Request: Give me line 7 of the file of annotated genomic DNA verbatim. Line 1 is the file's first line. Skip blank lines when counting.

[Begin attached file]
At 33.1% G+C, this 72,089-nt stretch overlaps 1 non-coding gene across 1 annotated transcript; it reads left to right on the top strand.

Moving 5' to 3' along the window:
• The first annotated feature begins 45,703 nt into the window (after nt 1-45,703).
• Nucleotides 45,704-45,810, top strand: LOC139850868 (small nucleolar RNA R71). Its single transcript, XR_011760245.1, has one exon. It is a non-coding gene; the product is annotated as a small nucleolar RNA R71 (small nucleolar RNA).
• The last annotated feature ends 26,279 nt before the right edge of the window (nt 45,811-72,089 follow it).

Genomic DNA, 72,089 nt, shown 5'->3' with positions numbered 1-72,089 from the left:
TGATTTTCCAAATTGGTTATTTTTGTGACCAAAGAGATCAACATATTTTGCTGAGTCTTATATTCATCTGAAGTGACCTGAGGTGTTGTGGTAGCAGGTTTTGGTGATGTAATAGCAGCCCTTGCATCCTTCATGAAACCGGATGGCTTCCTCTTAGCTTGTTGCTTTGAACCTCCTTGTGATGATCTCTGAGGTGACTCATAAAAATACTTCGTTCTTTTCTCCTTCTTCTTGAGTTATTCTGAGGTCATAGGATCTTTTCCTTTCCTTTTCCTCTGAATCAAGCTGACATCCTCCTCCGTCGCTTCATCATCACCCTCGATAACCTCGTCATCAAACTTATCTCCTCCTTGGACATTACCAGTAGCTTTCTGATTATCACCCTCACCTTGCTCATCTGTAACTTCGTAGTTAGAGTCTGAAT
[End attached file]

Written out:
TGATTTTCCAAATTGGTTATTTTTGTGACCAAAGAGATCAACATATTTTGCTGAGTCTTATATTCATCTGAAGTGACCTGAGGTGTTGTGGTAGCAGGTTTTGGTGATGTAATAGCAGCCCTTGCATCCTTCATGAAACCGGATGGCTTCCTCTTAGCTTGTTGCTTTGAACCTCCTTGTGATGATCTCTGAGGTGACTCATAAAAATACTTCGTTCTTTTCTCCTTCTTCTTGAGTTATTCTGAGGTCATAGGATCTTTTCCTTTCCTTTTCCTCTGAATCAAGCTGACATCCTCCTCCGTCGCTTCATCATCACCCTCGATAACCTCGTCATCAAACTTATCTCCTCCTTGGACATTACCAGTAGCTTTCTGATTATCACCCTCACCTTGCTCATCTGTAACTTCGTAGTTAGAGTCTGAAT